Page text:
Home > Journals > Michigan Law Review > MLR > Volume 59 > Issue 2 (1960)
Removal of Judicial Functions from Federal Trade Commission to a Trade Court: A Reply to Mr. Kintner
Not long ago, Attorney General Rogers stated that, "The entire field of administrative law and of Government regulation may require a searching re-examination of some of the premises on which we have based our conclusions." What lifts this utterance to the level of "man bites dog" is that the Attorney General almost alone among federal administrators does not insist that the administrative process, in major outline, is forever frozen. The orthodox administrative view is exemplified by Mr. Earl W. Kintner's (formerly General Counsel and now Chairman of the Federal Trade Commission) numerous strictures upon the American Bar Association proposal that the judicial functions of the Federal Trade Commission be transferred to a Trade Court. To his alarmed gaze, this "caps" "The Current Ordeal of the Administrative Process." The ABA proposal grew out of a "searching re-examination," earlier undertaken by the Hoover Commission. "Without doubt," said Professor Jaffe in 1956, "the most acute problem of our administrative system is created by the so-called combination of prosecuting and adjudicating functions within one agency." It remains disquieting that the prosecutor who files a charge of law violation should be permitted to adjudicate the charge.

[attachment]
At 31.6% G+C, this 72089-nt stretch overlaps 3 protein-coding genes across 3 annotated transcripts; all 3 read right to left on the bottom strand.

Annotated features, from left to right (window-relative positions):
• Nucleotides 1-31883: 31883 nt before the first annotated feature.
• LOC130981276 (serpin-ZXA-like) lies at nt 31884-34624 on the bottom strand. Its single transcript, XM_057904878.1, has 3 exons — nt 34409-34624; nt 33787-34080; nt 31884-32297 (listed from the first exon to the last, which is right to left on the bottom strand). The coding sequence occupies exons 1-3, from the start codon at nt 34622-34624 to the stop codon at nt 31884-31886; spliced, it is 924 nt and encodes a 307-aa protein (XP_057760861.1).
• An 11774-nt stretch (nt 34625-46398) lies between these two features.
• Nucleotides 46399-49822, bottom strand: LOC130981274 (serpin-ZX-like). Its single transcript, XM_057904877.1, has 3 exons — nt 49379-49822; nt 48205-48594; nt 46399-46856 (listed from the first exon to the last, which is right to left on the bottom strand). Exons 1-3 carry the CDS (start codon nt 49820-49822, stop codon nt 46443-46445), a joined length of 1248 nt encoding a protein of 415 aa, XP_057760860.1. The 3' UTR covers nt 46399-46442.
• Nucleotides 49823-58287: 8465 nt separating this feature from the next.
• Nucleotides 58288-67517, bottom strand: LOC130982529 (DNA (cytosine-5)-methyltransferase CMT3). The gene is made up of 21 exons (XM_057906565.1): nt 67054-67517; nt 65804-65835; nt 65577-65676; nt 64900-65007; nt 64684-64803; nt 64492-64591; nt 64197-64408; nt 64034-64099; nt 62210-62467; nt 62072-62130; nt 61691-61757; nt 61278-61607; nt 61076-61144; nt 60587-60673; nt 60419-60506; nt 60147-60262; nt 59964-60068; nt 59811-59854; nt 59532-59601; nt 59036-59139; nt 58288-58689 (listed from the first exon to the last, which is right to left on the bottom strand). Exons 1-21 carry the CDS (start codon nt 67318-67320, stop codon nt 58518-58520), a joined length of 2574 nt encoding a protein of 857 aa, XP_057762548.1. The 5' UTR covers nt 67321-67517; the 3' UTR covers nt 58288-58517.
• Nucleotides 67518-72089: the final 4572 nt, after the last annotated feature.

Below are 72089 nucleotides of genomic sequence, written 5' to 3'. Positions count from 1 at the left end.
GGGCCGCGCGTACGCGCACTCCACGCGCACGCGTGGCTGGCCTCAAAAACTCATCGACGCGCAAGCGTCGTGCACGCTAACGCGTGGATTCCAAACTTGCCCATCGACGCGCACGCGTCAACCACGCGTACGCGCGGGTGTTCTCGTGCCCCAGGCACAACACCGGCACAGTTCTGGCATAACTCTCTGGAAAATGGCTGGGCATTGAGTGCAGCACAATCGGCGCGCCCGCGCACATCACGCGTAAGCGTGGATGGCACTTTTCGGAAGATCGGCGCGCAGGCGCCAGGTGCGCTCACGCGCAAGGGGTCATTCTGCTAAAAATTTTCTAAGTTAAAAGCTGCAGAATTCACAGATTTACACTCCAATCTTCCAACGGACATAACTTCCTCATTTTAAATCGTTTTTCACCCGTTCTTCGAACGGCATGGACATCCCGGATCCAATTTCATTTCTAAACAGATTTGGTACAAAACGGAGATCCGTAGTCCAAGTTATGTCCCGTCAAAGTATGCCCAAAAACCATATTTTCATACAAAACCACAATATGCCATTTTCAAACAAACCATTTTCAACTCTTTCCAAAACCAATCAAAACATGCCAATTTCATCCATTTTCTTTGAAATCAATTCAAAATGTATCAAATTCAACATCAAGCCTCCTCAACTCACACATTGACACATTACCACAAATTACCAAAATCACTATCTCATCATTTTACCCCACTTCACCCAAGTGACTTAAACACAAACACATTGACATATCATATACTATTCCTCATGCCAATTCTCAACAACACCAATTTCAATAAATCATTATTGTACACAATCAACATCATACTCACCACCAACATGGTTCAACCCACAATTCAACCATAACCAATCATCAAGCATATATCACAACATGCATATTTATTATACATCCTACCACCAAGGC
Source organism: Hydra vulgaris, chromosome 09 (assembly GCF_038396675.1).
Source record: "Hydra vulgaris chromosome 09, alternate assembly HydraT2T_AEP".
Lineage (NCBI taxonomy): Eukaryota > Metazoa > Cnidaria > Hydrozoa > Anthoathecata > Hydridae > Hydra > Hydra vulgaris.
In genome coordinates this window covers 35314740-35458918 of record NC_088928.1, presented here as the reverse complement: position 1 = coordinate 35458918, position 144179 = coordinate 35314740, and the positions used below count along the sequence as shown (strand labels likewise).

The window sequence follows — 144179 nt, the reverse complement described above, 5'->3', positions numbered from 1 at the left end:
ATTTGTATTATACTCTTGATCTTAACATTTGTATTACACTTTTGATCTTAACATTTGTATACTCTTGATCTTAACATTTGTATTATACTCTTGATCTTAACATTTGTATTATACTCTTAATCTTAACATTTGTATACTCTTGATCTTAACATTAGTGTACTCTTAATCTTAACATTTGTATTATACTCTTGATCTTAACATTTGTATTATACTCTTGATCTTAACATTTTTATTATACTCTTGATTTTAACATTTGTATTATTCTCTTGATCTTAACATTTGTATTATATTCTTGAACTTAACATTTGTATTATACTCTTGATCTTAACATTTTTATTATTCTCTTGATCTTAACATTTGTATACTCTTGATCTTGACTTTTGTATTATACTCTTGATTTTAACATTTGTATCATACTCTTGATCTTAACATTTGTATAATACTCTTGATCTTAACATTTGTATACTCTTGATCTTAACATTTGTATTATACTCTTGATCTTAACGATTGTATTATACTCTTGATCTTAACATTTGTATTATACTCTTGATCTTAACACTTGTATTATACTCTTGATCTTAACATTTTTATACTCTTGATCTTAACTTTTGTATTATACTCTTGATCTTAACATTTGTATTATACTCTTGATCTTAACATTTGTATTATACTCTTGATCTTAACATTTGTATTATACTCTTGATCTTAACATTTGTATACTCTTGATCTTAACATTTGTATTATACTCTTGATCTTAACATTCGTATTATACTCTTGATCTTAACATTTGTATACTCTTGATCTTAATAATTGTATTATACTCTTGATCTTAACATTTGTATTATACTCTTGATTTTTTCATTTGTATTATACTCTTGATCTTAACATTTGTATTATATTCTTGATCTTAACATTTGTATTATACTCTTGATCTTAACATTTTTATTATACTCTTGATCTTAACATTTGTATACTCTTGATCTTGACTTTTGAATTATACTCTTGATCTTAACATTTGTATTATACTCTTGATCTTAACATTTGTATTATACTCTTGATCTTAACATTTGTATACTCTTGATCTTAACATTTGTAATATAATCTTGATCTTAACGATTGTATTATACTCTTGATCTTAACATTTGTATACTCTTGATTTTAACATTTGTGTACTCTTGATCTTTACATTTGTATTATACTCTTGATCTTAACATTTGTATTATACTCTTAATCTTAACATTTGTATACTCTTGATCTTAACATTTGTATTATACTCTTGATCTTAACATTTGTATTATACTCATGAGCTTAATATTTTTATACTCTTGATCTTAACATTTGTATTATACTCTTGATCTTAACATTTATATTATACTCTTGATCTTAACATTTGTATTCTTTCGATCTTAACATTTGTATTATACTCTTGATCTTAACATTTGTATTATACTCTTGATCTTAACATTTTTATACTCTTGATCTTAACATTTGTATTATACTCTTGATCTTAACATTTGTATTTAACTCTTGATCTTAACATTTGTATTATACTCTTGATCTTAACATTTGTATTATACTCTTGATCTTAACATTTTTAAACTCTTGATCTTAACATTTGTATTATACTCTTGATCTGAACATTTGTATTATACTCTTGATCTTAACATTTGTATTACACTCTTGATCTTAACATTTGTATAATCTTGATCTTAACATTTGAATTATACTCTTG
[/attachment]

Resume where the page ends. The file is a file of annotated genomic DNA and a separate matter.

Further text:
Removal of Judicial Functions from Federal Trade Commission to a Trade Court: A Reply to Mr. Kintner,
Mich. L. Rev.
Available at: https://repository.law.umich.edu/mlr/vol59/iss2/5
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